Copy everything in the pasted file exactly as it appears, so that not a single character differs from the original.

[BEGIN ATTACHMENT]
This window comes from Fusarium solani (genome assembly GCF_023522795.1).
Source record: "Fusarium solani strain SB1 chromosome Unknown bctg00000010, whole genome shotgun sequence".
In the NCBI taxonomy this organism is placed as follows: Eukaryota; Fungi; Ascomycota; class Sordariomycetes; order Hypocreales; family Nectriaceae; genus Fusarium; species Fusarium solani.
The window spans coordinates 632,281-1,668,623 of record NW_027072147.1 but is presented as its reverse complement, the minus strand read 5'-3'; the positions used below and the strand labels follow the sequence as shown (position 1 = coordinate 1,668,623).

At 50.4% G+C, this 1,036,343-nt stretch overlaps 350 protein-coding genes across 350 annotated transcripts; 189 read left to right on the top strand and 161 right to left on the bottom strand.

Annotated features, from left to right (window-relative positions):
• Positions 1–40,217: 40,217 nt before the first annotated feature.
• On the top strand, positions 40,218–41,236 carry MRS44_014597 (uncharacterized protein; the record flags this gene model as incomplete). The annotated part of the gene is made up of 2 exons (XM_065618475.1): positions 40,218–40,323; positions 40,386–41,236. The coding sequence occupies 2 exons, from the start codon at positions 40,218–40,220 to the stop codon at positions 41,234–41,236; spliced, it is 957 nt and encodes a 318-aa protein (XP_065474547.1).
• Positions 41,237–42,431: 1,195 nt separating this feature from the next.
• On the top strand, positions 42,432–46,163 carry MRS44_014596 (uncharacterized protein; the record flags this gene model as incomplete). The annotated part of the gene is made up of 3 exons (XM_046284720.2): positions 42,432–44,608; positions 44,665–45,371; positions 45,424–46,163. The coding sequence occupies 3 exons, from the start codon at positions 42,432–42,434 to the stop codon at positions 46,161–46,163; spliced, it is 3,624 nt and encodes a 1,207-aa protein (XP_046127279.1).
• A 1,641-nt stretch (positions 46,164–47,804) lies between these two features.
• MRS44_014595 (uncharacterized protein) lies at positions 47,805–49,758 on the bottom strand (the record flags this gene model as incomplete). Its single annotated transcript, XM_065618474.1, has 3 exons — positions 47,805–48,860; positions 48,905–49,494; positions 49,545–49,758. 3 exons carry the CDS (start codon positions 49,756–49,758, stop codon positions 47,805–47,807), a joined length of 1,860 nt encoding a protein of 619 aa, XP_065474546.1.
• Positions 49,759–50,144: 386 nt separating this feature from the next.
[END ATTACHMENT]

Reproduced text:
This window comes from Fusarium solani (genome assembly GCF_023522795.1).
Source record: "Fusarium solani strain SB1 chromosome Unknown bctg00000010, whole genome shotgun sequence".
In the NCBI taxonomy this organism is placed as follows: Eukaryota; Fungi; Ascomycota; class Sordariomycetes; order Hypocreales; family Nectriaceae; genus Fusarium; species Fusarium solani.
The window spans coordinates 632,281-1,668,623 of record NW_027072147.1 but is presented as its reverse complement, the minus strand read 5'-3'; the positions used below and the strand labels follow the sequence as shown (position 1 = coordinate 1,668,623).

At 50.4% G+C, this 1,036,343-nt stretch overlaps 350 protein-coding genes across 350 annotated transcripts; 189 read left to right on the top strand and 161 right to left on the bottom strand.

Annotated features, from left to right (window-relative positions):
• Positions 1–40,217: 40,217 nt before the first annotated feature.
• On the top strand, positions 40,218–41,236 carry MRS44_014597 (uncharacterized protein; the record flags this gene model as incomplete). The annotated part of the gene is made up of 2 exons (XM_065618475.1): positions 40,218–40,323; positions 40,386–41,236. The coding sequence occupies 2 exons, from the start codon at positions 40,218–40,220 to the stop codon at positions 41,234–41,236; spliced, it is 957 nt and encodes a 318-aa protein (XP_065474547.1).
• Positions 41,237–42,431: 1,195 nt separating this feature from the next.
• On the top strand, positions 42,432–46,163 carry MRS44_014596 (uncharacterized protein; the record flags this gene model as incomplete). The annotated part of the gene is made up of 3 exons (XM_046284720.2): positions 42,432–44,608; positions 44,665–45,371; positions 45,424–46,163. The coding sequence occupies 3 exons, from the start codon at positions 42,432–42,434 to the stop codon at positions 46,161–46,163; spliced, it is 3,624 nt and encodes a 1,207-aa protein (XP_046127279.1).
• A 1,641-nt stretch (positions 46,164–47,804) lies between these two features.
• MRS44_014595 (uncharacterized protein) lies at positions 47,805–49,758 on the bottom strand (the record flags this gene model as incomplete). Its single annotated transcript, XM_065618474.1, has 3 exons — positions 47,805–48,860; positions 48,905–49,494; positions 49,545–49,758. 3 exons carry the CDS (start codon positions 49,756–49,758, stop codon positions 47,805–47,807), a joined length of 1,860 nt encoding a protein of 619 aa, XP_065474546.1.
• Positions 49,759–50,144: 386 nt separating this feature from the next.